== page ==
Simple Gifts sends local youth on European adventure

Casey Yang in San Gimignano.

One continent, 14 countries, 19 cities, and unlimited memories culminated my spring semester abroad. Ever since the eighth grade, I have always dreamed of traveling to Europe, and within four months, I got a taste of cultures outside of the United States. When people travel and see famous monuments such as the Eiffel Tower in Paris, the Leaning Tower in Pisa, or the Coliseum in Rome, people collect trinkets and souvenirs as memorabilia. My collection however consists of memories made with family, friends, and locals old and new. The memories I made with them will have a lasting impact on my life greater than that of the monuments and places I got to visit.

My journey abroad began on January 15, 2015 when my family and I boarded the plane for our first stop in Schaffhausen, Switzerland. Words could not explain the emotions that were running through my mind as we touched down in Switzerland. I was consumed with excitement, nervousness, and intimidation all at once, but I was ready to embrace what new memories laid ahead. In Switzerland, we reconnected with an American family friend that lived there with his wife, son, and daughter. With a love for learning new languages, I found myself reciting the alphabet in German with his eleven-year-old daughter marking my first attempt at immersing myself into another culture.

After Switzerland, we met another family friend in Paris, France. A recent UNC-Chapel Hill graduate and long-time neighbor teaching high school English in Paris advised me on the “what’s and what not’s” to do of studying abroad. After talking with him, I was relieved and comforted to know I could …

In Paris, we visited the Eiffel Tower, the Arc du Triumphe, the Notre Dame, and other sites. With a full year’s worth of Liberal Studies under my belt, I constantly sited literature, art, and philosophers as we toured each monument. For instance, as we hiked 375 steps to the top of the Notre Dame, I broke down the architecture of the building and its significance during pilgrimages described in The Canterbury Tales.

A similar situation occurred in Rome as we trekked through the Coliseum and the Roman Forum. Although it had been nearly three years since taking a Latin class, I still recalled historical facts and stories that I reiterated to my family as we imagined gladiatorial combats and merchants trading throughout the ruins. As a Roman mythology enthusiast, I was mesmerized by the Roman architecture, and it sparked me to write a postcard to my high school Latin teacher as a thank you for laying the foundation for learning.

A week and a half later, I started my study abroad in Florence (or as the Italians say “Firenze”). As the gates to the NYU campus, or villa, opened, I was met with a scenic view of all of Tuscany. Olive trees, Roman statues, and four-story houses surrounded me as I made my way to class everyday. The best part of it all was that I was able to experience it with one of my best friends, Fergus, whom I met my freshman year. Together, we attempted to converse with the locals in Italian whether it was with Dario the gym instructor, Tony the barber, or Paolo the supermarket owner. As the semester went along, we felt like true Florentines as we greeted everyone with a “Ciao” or “Buongiorno.”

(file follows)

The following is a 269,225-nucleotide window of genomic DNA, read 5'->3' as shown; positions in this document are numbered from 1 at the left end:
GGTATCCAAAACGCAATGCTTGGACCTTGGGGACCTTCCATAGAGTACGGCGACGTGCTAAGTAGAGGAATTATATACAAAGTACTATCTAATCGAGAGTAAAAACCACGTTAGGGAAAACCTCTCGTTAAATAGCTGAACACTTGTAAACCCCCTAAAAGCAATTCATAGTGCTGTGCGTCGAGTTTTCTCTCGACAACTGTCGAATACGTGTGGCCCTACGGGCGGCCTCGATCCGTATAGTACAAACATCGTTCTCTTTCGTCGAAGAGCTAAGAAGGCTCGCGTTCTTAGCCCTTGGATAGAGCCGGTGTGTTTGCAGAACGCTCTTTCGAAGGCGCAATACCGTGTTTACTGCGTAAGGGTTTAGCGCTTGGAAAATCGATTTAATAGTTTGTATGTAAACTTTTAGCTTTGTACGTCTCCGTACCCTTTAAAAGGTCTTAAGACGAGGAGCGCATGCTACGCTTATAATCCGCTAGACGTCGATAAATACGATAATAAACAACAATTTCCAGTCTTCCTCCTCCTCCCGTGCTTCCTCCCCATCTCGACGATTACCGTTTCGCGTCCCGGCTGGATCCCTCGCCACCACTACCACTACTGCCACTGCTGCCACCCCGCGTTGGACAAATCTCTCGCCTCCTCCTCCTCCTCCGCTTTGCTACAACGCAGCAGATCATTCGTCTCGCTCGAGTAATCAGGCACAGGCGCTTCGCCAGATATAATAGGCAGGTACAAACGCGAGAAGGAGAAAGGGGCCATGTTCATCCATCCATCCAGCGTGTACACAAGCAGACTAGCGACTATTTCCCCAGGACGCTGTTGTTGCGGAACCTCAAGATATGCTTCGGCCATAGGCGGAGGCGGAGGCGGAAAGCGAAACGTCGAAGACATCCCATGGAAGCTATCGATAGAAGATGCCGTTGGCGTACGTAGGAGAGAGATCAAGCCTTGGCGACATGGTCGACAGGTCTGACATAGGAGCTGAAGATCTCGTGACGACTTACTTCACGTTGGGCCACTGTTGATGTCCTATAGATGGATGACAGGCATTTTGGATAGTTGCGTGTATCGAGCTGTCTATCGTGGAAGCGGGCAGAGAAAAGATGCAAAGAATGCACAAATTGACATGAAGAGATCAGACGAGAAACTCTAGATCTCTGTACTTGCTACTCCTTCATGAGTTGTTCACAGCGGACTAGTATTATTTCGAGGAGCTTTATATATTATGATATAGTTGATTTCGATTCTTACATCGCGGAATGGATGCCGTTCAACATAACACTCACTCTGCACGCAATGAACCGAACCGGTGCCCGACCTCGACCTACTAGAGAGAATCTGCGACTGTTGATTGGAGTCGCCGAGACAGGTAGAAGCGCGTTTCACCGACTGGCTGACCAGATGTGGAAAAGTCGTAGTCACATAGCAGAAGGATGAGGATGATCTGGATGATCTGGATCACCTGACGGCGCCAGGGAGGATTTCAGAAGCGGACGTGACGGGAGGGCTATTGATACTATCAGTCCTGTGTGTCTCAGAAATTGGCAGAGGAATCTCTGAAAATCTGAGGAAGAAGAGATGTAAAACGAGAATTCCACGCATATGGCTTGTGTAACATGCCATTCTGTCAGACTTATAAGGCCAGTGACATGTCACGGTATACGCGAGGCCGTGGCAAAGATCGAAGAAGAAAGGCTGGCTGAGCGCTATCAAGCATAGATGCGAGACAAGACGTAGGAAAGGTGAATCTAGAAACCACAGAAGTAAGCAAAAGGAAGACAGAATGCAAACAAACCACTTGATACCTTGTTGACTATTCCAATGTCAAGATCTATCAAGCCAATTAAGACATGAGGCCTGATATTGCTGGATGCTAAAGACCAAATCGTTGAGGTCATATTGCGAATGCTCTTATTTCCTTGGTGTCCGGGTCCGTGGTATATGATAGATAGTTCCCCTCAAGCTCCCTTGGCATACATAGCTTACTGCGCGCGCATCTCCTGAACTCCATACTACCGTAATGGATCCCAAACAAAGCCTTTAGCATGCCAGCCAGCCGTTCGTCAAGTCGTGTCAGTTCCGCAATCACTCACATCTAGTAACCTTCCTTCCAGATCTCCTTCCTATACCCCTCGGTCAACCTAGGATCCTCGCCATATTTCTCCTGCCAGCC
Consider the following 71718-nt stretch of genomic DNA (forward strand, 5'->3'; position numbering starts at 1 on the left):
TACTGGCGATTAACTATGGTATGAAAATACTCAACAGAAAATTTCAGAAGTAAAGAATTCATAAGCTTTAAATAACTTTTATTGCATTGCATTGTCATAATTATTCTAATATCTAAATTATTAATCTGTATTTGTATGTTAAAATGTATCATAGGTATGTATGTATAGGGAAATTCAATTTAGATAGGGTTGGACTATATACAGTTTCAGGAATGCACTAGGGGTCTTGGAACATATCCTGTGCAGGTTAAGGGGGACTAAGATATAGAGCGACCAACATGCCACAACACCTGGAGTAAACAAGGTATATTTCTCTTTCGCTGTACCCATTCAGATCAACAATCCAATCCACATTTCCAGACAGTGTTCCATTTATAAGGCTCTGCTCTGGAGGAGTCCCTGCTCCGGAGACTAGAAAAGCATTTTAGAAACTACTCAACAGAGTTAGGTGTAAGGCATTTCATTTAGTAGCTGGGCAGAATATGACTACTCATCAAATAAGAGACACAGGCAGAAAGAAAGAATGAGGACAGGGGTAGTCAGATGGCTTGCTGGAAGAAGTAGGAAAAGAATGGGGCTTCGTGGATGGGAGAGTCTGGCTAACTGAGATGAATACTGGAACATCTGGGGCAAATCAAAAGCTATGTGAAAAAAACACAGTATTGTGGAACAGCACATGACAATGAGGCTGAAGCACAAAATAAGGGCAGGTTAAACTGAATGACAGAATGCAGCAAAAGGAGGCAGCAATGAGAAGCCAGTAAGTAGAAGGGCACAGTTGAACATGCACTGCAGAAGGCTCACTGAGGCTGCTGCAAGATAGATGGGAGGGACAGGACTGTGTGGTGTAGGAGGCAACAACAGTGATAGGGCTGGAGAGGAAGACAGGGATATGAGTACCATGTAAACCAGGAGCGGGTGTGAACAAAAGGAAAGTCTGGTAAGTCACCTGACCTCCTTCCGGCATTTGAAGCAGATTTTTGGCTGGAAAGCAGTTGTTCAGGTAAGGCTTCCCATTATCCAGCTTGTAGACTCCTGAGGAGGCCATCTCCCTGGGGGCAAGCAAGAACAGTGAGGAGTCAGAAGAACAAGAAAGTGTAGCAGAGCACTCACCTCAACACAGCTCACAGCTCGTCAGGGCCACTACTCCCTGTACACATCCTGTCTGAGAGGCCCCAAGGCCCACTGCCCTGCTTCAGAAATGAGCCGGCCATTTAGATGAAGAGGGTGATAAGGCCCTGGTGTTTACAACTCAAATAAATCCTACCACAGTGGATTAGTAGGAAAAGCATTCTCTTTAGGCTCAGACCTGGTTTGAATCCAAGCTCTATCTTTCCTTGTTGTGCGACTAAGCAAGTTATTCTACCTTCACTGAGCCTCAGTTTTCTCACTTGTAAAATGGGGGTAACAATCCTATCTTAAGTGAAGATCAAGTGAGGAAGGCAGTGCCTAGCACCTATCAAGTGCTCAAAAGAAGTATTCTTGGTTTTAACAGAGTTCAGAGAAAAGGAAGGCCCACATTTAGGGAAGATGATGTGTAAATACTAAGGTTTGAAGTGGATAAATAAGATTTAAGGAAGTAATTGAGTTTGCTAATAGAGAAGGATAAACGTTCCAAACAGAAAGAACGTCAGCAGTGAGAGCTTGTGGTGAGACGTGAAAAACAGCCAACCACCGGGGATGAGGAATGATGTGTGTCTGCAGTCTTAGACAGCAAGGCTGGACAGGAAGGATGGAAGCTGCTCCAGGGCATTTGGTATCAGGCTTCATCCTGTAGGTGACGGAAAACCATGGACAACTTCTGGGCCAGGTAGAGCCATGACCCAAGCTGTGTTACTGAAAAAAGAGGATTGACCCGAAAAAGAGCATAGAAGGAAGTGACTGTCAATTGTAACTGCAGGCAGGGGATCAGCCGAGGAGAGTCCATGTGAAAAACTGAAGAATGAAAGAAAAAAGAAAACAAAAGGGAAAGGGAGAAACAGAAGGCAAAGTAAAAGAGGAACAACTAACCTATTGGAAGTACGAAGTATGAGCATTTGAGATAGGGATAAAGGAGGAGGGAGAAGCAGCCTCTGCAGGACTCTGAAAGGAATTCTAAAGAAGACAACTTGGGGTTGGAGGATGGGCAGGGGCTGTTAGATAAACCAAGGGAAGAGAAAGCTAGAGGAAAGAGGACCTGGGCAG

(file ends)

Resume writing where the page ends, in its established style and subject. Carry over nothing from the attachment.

January bloomed into March and spring break was upon us. Our first stop was Dublin, Ireland. My friends studying in Prague, Madrid, Paris, Florence, and even New York flew in to celebrate St. Patrick’s Day in Dublin. Although not knowing each other before, my friends-old and new- soon became close friends. As we mingled with the friendly folks of Ireland, I felt a sense of community and closeness unlike any other country I have visited. Among all the cities I visited, Dublin felt the most like home while I abroad.

After Dublin, a few of us made our way to Lisbon, Portugal followed by Madrid and Barcelona in Spain. While in Spain, we got to visit the Real Madrid and FC Barcelona soccer stadiums. As a huge soccer fanatic, walking through the trophy rooms and sitting in the bench area of the stadiums almost made my childhood aspirations of being a professional soccer player come true.

Traveling and studying in Europe was an unforgettable adventure. I immersed myself into other cultures and explored different. Although my time abroad has ended, it is only the beginning of a new chapter with new friends that are to come in my final two years of college. Knowing that Simple Gifts has supported my endeavors thus far, I aim to continue a work ethic that is deserving of the honor of being a scholarship recipient.